Bivariate data analysis
This presentation is the property of its rightful owner.
Sponsored Links
1 / 37

Bivariate Data Analysis PowerPoint PPT Presentation

  • Uploaded on
  • Presentation posted in: General

Bivariate Data Analysis. Bivariate Data analysis 4. If the relationship is linear the residuals plotted against the original x - values would be scattered randomly above and below the line.

Download Presentation

Bivariate Data Analysis

An Image/Link below is provided (as is) to download presentation

Download Policy: Content on the Website is provided to you AS IS for your information and personal use and may not be sold / licensed / shared on other websites without getting consent from its author.While downloading, if for some reason you are not able to download a presentation, the publisher may have deleted the file from their server.

- - - - - - - - - - - - - - - - - - - - - - - - - - E N D - - - - - - - - - - - - - - - - - - - - - - - - - -

Presentation Transcript

Bivariate Data Analysis

Bivariate Data analysis 4

If the relationship is linear the residuals plotted against the original x - values would be scattered randomly above and below the line.

A scatter plot of residuals versus the x-values should be boring and have no interesting features, like direction or shape. It should stretch horizontally with about the same amount of scatter throughout. It should show no curves or outliers

r = 0.87 indicates a strong linear relationship between x and y

The scatter plot below however shows the relationship is clearly non-linear

When examining residuals to check whether a linear model is appropriate, it is usually best to plot them. The variation in the residuals is the key to assessing how well the model fits.

The pattern of residuals looks more like a parabola. This should indicate that the data were not really linear, but were more likely to be quadratic.

Discuss this data.


Discuss this situation.

Discuss the plot of the residuals

Discuss this scatter plot



Useful website

  • plots residuals, regression lines etc

Many of our tools for displaying and summarizing data work only when the data meet certain conditions.

We cannot use a linear model unless the relationship between two variables is linear.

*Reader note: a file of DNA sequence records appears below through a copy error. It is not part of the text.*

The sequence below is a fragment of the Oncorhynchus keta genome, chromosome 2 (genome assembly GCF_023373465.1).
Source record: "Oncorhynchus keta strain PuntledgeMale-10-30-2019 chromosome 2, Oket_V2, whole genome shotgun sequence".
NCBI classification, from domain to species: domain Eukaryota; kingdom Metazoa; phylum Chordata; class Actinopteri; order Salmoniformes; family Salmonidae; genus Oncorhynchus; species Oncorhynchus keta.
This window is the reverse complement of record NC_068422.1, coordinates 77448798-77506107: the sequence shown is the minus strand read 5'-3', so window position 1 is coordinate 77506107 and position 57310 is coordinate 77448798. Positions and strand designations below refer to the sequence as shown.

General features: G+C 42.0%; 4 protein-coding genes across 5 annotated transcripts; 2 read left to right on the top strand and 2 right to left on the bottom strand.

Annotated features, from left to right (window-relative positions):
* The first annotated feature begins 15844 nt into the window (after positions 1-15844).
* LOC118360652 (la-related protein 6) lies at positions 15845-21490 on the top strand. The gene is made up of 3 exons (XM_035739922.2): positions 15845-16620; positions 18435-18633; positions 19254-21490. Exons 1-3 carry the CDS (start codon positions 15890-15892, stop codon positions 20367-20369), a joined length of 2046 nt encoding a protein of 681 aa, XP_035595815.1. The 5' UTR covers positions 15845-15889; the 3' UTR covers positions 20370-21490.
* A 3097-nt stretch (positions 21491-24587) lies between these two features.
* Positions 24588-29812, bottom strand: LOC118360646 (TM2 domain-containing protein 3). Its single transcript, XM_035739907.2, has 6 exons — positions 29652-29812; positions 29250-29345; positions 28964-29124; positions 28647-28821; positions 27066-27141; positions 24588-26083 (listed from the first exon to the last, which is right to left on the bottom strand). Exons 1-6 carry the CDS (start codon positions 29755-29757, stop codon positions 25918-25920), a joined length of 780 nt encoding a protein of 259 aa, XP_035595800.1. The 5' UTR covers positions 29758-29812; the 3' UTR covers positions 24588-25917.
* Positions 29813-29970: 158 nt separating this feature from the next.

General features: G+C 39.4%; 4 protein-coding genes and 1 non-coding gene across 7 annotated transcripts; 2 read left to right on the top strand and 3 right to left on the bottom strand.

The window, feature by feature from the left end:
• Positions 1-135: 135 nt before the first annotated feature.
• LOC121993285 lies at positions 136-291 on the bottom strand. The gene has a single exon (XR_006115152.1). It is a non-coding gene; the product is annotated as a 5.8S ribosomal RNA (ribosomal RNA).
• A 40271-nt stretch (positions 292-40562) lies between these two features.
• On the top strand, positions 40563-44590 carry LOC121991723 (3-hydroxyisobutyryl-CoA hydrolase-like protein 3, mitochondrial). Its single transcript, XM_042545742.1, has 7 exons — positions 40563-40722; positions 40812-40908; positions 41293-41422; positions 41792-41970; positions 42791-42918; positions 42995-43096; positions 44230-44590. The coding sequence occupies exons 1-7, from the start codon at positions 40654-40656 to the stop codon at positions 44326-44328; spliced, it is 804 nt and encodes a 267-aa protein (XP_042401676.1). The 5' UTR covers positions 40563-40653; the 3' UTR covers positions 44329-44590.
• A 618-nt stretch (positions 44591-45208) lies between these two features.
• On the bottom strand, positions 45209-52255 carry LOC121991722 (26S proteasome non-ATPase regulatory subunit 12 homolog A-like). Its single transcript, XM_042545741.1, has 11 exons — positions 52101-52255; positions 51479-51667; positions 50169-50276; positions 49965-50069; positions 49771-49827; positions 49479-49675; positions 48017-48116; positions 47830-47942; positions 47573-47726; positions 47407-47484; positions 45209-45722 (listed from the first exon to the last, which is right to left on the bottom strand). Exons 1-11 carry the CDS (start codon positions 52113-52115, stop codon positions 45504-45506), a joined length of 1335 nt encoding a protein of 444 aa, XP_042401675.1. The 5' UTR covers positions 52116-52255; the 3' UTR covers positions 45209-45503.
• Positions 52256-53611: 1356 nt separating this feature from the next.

Often re-expression can save the day, straightening bent relationships so that we can fit and use a simple linear model.

Displays of the residuals can often help you find subsets in the data.

When a scatterplot shows a CURVED form that consistently increases or decreases, we can often straighten the form of the plot be re-expressing one or both of the variables.

The correlation is 0.979. That sounds pretty high, but the scatter plot shows something is not quite right.

Re-expressing f/stop speed by squaring straightens the plot.

This plot looks ‘straight’. The correlation is now 0.998, but the increase in correlation is not important. (The original value of 0.979 is already large.) What is important is the form of the plot is now straight, so the correlation is now an appropriate measure of association.

Goals of re-expression

  • Make the distribution (as seen in its histogram, for example) more symmetric.

  • Make the form of the scatter plot more nearly linear.

  • Make the scatter in a scatter plot spread out evenly rather than following a fan shape.

Some hints

  • Try y2 for unimodal skewed to the left.

  • Try square root of y for counted data.

  • Try logs for measurements that can’t be negative and especially when they grow by percentage increases.

  • Try -1/y or -1/(square root of y).

  • Logs straighten exponential trends and pull in a long right trail.

  • Logs straighten power curves.

Try y versus x2

Try y versus x2

Try log or 1/x

Try log or 1/x

Don’t stray too far from the powers suggested. Taking a high power may artificially inflate R2, but it won’t give a useful or meaningful model. It is better to stick with powers between 2 and -2. Even in that range you should prefer the simpler powers in the ladder to those in the cracks. A square root is easier to understand than the 0.413 power.

Comparing histograms and scatter graphs

The data in the scatter plot below shows the progression of the fastest times for the men’s marathon since the Second World War. We may want to use this data to predict the fastest time at 1 January 2010 (i.e. 64 years after 1 January 1946).

Page 53

Possible solutions

  • a quadratic (y = ax2 + bx + c)

  • an exponential function (y = aebx)

  • a power function (y = axb)

  • 2 separate straight lines –

    one for say 0 – 23 years and

    one for say 23 – 60 years

  • a line for only the later years, say 23 – 60 years


  • Curve seems to fit

  • R2 = 0.9592 is very high

  • Inappropriate to quote r as it is not linear

  • time starts increasing (not sensible)

Page 54


  • Doesn’t fit the data points particularly well

Power Function

  • reasonable fit,

  • R2 is high

  • R2 = 0.9401

Line for only the later years (1969-2003)

  • Line (1969-2003) – reasonable fit,

  • R2 is high

  • Note: We only use the later years line for the prediction and ignore the earlier years

The data in the scatter plot below comes from a random sample of 60 models of new cars taken from all models on the market in New Zealand in May 2000. We want to use the engine size to predict the weight of a car.

  • Seems to be linear for engine sizes less than 2500cc.

  • Very weak or no linear relationship for engine sizes over 2500cc.

  • Solution: Fit a line for engine sizes less than 2500cc.

Page 55

  • Login